(aka "Sud sanaeha" )

directed by Apichatpong Weerasethakul
Thailand / France 2002

 

While the plot paparazzi might miss this scoop, it's not for lack of story. A detour form conventional narrative fixation is requisite, going off-road and leaving behind the gridlock. The narrative of Blissfully Yours barges medias res into a web of calculated maneuverings, some to which, on a larger scale, the off-screen personalities are either oblivious or apathetic. The stakes aren't limited to abstract moral victories, but rather, concrete, readily identifiable human needs. Though the dealers may go incognito, what's clear is that the multi-nationally incorporated house keeps winning.

There is a game being played at the doctor's office, which opens the film abruptly without credits. Another game begins on the heels of this one, with the doctor's next patient, leaving no doubt as to why the doctor is well-versed and unchallenged by the amusing stratagems; whether a patient mysteriously can't talk and has come without identification, or a man is having problems with a perfectly good hearing aid, it's all in a good day's work.

The key to these games is obtainable by heeding the old adage, "follow the money." Min, a Burmese in the country illegally and not fluent in Thai, needs a medical certificate to work. Roong is committed to him out of emotional attachment, and Orn and her husband provide connections and caretaking at a sticker price.

While this film constitutes slice-of-life and approximate real-time, it presents the day-to-day as persistently punctuated by socio-political and economic realities-not as chance occurrences, but as resident obstacles always operative in the fabric of this particular here-and-now quotidian. And because of this specificity, it seems all the more applicable to the universal.

Apichatpong Weerasethakul's quirky dialogues aren't the typical throwaway variety. Following the ping-pong of these innocuous speech acts reveals the angles and points of contention, and this is supported inadvertently by the implications of voiced-over inner thoughts and the subtle suggestiveness of the mise-en-scene that redefines the notion of product placement in political terms.

The director meticulously incorporates the off-screen. In the opening scene, after the doctor decides to have a look at Min's throat, she cocks back her head and puts out her hand, which works as a magic wand as the off-screen sound of running water issues momentarily followed by his footsteps. With stethoscope in hand, an assistant makes her onscreen introduction. Later, a particularly impressive tracking shot is employed with the camera apparently mounted on the back of Orn's car and sound joins the off-screen audiovisuals for rich effect.

In fact, as visually invigorating a film as Blissfully Yours is, its sound design and application enjoys equal partnership. In a scene where Roong services Min, the sound of the running river provides a seemingly complicit accompaniment, flowing and smacking against itself. Later, with Orn crying, the river acquires a more sympathetic and accommodating character of sound.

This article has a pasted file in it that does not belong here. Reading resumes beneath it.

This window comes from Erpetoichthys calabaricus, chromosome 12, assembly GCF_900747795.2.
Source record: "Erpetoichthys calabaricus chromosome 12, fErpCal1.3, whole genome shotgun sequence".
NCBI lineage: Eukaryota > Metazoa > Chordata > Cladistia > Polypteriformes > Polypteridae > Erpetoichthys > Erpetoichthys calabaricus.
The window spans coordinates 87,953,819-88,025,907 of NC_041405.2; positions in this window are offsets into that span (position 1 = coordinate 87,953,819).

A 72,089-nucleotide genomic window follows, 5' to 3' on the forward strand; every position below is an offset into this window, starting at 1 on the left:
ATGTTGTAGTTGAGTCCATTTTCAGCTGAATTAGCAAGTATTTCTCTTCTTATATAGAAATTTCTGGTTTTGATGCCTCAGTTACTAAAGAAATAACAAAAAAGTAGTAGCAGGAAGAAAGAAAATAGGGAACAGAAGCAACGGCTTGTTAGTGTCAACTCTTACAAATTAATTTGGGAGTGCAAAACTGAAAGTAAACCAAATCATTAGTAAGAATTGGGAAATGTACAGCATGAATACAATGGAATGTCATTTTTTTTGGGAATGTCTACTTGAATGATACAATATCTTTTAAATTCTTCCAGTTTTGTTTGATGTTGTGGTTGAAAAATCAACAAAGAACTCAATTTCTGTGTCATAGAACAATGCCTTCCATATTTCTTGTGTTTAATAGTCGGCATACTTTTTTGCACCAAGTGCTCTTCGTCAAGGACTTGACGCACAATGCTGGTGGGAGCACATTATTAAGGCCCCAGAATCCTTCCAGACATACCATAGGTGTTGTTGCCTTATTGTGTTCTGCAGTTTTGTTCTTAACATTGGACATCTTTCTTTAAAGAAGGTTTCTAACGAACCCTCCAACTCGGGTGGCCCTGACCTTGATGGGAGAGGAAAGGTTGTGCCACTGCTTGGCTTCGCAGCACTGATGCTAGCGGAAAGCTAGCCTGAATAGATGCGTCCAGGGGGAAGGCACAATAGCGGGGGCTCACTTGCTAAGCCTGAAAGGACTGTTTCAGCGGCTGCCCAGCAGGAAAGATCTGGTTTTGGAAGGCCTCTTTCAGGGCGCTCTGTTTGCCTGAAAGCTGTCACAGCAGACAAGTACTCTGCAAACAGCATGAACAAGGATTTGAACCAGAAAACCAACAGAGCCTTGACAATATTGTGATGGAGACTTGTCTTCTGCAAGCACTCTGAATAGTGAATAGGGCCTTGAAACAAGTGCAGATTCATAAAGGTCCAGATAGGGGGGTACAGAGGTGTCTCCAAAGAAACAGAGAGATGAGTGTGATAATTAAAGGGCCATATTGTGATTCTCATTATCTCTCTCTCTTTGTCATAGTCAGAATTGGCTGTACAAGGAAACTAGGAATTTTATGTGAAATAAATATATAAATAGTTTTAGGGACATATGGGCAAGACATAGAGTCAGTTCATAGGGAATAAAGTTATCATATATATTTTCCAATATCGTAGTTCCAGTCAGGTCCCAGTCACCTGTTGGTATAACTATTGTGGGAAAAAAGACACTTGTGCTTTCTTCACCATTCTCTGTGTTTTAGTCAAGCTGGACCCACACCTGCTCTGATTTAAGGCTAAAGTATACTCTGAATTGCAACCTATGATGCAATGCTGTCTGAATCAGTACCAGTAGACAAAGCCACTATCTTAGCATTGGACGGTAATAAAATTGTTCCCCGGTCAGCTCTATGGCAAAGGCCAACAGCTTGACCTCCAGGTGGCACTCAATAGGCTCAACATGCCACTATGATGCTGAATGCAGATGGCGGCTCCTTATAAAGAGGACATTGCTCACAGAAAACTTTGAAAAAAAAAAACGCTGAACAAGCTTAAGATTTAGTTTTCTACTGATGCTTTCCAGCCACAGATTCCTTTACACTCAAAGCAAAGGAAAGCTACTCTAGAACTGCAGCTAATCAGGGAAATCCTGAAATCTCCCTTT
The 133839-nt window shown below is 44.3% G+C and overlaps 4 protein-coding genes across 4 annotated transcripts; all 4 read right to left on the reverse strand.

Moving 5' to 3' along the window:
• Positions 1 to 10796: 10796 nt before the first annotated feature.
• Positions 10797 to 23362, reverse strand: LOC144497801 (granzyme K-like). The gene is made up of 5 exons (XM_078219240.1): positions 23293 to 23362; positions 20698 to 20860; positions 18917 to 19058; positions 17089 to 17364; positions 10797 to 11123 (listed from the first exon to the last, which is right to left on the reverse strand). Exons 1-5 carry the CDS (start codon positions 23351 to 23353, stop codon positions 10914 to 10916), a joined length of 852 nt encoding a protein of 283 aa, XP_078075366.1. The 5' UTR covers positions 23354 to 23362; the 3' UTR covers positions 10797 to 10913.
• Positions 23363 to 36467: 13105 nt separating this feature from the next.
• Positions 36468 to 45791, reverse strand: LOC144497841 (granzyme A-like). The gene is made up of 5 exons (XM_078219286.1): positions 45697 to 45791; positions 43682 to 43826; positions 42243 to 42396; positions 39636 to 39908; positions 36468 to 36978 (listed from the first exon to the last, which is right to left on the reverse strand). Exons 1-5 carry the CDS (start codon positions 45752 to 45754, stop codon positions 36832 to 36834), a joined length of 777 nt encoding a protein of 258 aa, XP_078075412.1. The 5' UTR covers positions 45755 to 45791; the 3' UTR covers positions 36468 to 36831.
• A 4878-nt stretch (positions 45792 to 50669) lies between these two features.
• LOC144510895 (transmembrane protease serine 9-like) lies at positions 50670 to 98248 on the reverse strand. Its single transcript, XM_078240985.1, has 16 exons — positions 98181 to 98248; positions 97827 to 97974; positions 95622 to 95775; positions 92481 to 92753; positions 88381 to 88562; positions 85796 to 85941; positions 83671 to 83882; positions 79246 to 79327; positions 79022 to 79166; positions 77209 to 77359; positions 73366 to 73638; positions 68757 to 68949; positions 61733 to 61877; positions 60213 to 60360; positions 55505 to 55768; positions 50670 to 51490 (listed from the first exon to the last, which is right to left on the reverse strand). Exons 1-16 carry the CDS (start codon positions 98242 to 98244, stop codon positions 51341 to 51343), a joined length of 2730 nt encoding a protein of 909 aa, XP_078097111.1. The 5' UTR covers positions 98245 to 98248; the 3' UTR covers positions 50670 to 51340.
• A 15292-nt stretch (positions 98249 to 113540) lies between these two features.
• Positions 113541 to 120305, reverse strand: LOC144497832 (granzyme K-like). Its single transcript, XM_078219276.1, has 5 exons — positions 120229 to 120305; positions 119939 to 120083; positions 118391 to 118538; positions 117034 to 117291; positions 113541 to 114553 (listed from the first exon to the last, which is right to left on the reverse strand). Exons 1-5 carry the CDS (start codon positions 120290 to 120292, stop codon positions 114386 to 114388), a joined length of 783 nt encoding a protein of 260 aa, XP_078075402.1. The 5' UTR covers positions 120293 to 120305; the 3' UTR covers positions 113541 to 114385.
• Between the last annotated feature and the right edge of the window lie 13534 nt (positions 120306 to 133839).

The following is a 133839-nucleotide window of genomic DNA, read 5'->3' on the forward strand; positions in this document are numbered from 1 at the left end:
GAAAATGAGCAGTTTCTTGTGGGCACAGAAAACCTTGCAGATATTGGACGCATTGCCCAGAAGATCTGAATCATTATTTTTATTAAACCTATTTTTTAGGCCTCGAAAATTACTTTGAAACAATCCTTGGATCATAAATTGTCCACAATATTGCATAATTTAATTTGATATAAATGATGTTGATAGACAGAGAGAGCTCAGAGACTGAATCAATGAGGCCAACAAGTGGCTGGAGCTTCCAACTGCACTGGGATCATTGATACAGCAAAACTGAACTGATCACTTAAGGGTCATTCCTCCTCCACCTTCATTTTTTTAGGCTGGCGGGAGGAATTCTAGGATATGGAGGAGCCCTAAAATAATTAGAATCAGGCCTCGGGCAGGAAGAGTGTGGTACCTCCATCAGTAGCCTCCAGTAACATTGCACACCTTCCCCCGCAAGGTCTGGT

There is a scene that seems to give a nod to Tsai Ming-liang's The Hole, where the natural beauty of the locale is revealed to be besieged by industrial activities. Orn locates a discarded mask and dons it for protection, recalling Yang Kuei-Mei trying to resist the mysterious illness in that film. But much more Tsai-like, is Weerasethakul's deft handling of loneliness and isolation, which the film brings into stunning clarity, and seizes upon the fragility of the moment. One gains by following this narrative on its own terms, and the collected details coalesce into a vibrating coherence. As said in Tarantino's Pulp Fiction, "things are coming to a head," and though there's no Oscar-winning dramatic blow-ups, a much more affecting boiling point is reached. Spoilers follow.

The three main characters are together in an idyllic setting alongside a river. Orn affectionately looks over to Roong who has earlier unknowingly provided an important dose of therapy addressing the root of Orn's grief that had only been provided unobtrusively in this rich narrative. In response, Roong turns away rather coldly, one, never so fond of Orn, and two, a little spiteful because Orn's interrupted her two-some with Min. Orn's reaction shot tells it all, a momentary portrait of dashed spirits and an indicator that somewhere within, the emotional reservoir has been pressed beyond capacity. It is to be remembered that due to the trauma of her son having drowned, the doctor has proscribed anti-depressants. The riverbank sets a retrospective scene and probably this is the first time she's gone swimming since that day. Earlier Roong asked Min why he was smoking since he's sick, and he replied that didn't she know the Burmese smoke when they are sick? Orn, amid her unobserved weeping, takes one of Min's cigarettes-her sickness is of the heart. What this entire segment underscores is that the most intense loneliness is when one's emotions and condition seem of no consequence to others who are present. While Orn lies down discretely sobbing, a long shot frames impactfully her separation from the others-Roong and Min lying opposite, the shot divided by a tree. Weerasethakul has the fine touch to give Orn a moment to go through Roong's things, eliminating any one-sided ploy to evoke pity, and in so doing, maintaining depth.